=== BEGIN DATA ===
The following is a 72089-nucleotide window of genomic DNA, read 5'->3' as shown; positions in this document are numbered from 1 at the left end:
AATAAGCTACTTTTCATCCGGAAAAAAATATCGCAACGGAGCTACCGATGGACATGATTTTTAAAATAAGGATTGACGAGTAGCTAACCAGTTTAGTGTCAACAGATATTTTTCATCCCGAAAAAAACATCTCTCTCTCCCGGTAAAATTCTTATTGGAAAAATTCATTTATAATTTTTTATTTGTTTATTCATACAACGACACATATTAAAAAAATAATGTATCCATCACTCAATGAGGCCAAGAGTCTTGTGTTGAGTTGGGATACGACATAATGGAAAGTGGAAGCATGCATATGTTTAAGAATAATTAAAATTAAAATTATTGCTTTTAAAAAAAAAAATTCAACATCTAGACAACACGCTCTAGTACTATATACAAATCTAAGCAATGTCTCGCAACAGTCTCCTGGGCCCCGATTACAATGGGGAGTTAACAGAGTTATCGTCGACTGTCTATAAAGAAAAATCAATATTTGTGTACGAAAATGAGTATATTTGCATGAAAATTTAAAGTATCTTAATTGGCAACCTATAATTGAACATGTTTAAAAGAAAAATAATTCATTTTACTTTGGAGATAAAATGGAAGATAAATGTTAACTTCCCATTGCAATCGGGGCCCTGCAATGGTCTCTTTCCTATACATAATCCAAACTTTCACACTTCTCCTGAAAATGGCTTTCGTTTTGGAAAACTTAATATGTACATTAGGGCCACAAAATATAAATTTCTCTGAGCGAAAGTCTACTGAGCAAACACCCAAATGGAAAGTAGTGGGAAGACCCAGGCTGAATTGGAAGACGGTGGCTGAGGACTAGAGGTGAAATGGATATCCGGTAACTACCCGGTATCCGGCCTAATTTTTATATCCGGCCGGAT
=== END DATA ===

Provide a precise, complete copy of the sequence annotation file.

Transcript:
The following is a 72089-nucleotide window of genomic DNA, read 5'->3' as shown; positions in this document are numbered from 1 at the left end:
AATAAGCTACTTTTCATCCGGAAAAAAATATCGCAACGGAGCTACCGATGGACATGATTTTTAAAATAAGGATTGACGAGTAGCTAACCAGTTTAGTGTCAACAGATATTTTTCATCCCGAAAAAAACATCTCTCTCTCCCGGTAAAATTCTTATTGGAAAAATTCATTTATAATTTTTTATTTGTTTATTCATACAACGACACATATTAAAAAAATAATGTATCCATCACTCAATGAGGCCAAGAGTCTTGTGTTGAGTTGGGATACGACATAATGGAAAGTGGAAGCATGCATATGTTTAAGAATAATTAAAATTAAAATTATTGCTTTTAAAAAAAAAAATTCAACATCTAGACAACACGCTCTAGTACTATATACAAATCTAAGCAATGTCTCGCAACAGTCTCCTGGGCCCCGATTACAATGGGGAGTTAACAGAGTTATCGTCGACTGTCTATAAAGAAAAATCAATATTTGTGTACGAAAATGAGTATATTTGCATGAAAATTTAAAGTATCTTAATTGGCAACCTATAATTGAACATGTTTAAAAGAAAAATAATTCATTTTACTTTGGAGATAAAATGGAAGATAAATGTTAACTTCCCATTGCAATCGGGGCCCTGCAATGGTCTCTTTCCTATACATAATCCAAACTTTCACACTTCTCCTGAAAATGGCTTTCGTTTTGGAAAACTTAATATGTACATTAGGGCCACAAAATATAAATTTCTCTGAGCGAAAGTCTACTGAGCAAACACCCAAATGGAAAGTAGTGGGAAGACCCAGGCTGAATTGGAAGACGGTGGCTGAGGACTAGAGGTGAAATGGATATCCGGTAACTACCCGGTATCCGGCCTAATTTTTATATCCGGCCGGAT